Mark Rothko’s monumental canvas,
Mark Rothko, No. 7 (Dark Over Light), 1954, oil on canvas, 90 ⅛ x 58 ⅝ in. © Christie’s Images Limited 2018.No. 7 (Dark Over Light), 1954, will highlight Christie's May 17 Evening Sale of Post-War and Contemporary Art in New York (estimate in the region of $30 million). At nearly eight feet tall, No. 7 (Dark Over Light) belongs to a select group of canvases that were among the largest that Rothko ever painted. Its grand scale is matched only by the emotional intensity of its painted surface. Such a highly active painterly surface is a mark of Rothko’s paintings from this important period, but it is the scale on which it has been executed in No. 7 (Dark Over Light) that makes this particular work one of the most extraordinary; its broad sweeps and feathered edges reveal the artist’s ambition to create a pure and direct form of painting. No. 7 (Dark Over Light) is being offered at auction for the first time in over a decade.
Jussi Pylkkänen, Christie’s Global President, remarked: “No. 7 (Dark Over Light), comes from a small and highly sought-after group of monumental canvases by Mark Rothko. Standing before this radiant picture, one is immediately enveloped by the dramatic brilliance of Rothko’s artistic vision. Between its intensely kinetic surface and its epic scale, No. 7 is a consummate example of Rothko’s ability to convey pure emotional power. Given the international demand for canvases of this quality by Mark Rothko, we expect that No. 7 will draw enthusiasm from collectors around the globe."
Rothko’s stated aim was to dissolve the traditional, and what he thought of as artificial boundaries, between paint and canvas, between painter and idea, and ultimately between the idea and the observer. To the artist, what the viewer saw was not a depiction an experience, it was the experience, and to this end he championed what he considered to be the two fundamental elements of picture making—space and color—making these the sole protagonists of his aesthetic drama. Reaching its height in his iconic Seagram Murals, this painterly struggle dominated Rothko’s work for a little over a decade, as in 1968, on the instructions of his doctors, he was forced to retreat into making smaller paintings, often no larger than 40 inches. As a result, works such No. 7 (Dark Over Light) represents the fullest and purest expression of Rothko’s unique artistic vision, one whose visual and emotional power is present in abundance in this magisterial canvas.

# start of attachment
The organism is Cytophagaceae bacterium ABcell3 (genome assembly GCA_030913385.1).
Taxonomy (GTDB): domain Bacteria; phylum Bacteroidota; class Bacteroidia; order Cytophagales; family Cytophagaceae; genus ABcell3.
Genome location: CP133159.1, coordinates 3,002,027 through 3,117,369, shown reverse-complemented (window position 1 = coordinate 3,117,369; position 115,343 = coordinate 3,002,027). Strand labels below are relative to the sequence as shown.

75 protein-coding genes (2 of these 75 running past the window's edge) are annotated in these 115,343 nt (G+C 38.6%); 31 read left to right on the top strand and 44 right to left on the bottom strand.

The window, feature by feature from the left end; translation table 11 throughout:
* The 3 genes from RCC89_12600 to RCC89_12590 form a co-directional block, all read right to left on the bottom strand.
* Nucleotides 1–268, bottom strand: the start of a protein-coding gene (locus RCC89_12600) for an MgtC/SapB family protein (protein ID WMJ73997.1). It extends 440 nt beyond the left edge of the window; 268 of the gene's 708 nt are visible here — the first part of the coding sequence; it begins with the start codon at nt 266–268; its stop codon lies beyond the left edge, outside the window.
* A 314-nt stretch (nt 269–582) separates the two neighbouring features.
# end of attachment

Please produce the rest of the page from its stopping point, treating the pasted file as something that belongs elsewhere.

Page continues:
No. 7 (Dark Over Light) belongs to a small group of paintings that Rothko executed in the mid-1950s which feature large passages of predominately dark, moody color. Primarily, his paintings from this period are known for the triumphant schema of fiery reds, golden yellows and deep oranges. But in a handful of canvases he also introduced opposing hues, such as can be seen in the present work along with Untitled (Violet, Black, Orange on Gray), 1953 (National Gallery of Art Washington), No. 203 (Red, Orange, Tan and Purple), 1954 and Untitled (Red, Black, White on Yellow), 1955 (also in the collection of the National Gallery of Art, Washington, D.C.). These dark paintings reflected not so much a "darkening" of Rothko's mood as a deepening of feeling.
In addition to color, size was also an important factor in Rothko achieving the necessary emotional intensity that he desired. As he explained, “I paint very large pictures. I realize that historically the function of painting large pictures is painting something very grandiose and pompous. The reason I paint them, however—I think it applies to other painters I know—it is precisely because I want to be very intimate and human. To paint a small picture is to place yourself outside you experience, to look upon an experience as a stereopticon view or with a reducing glass. However, you paint the larger picture, you are in it. It isn’t something you command.”
No. 7 (Dark Over Light) was first acquired by Count Alessandro Panza di Biumo, Sr. in 1961. He was the brother of the legendary Count Giuseppe Panza di Biumo, widely considered to be one of the most important collectors of postwar American Art. Works from the elder Panza di Biumo’s holdings later formed the basis for the collection of the Los Angeles Museum of Contemporary Art, and in the 1990s, the Solomon R. Guggenheim Museum filled a yawning gap in its holdings when it acquired, in a combined gift and purchase arrangement, more than 300 Minimalist sculptures and paintings from the collection.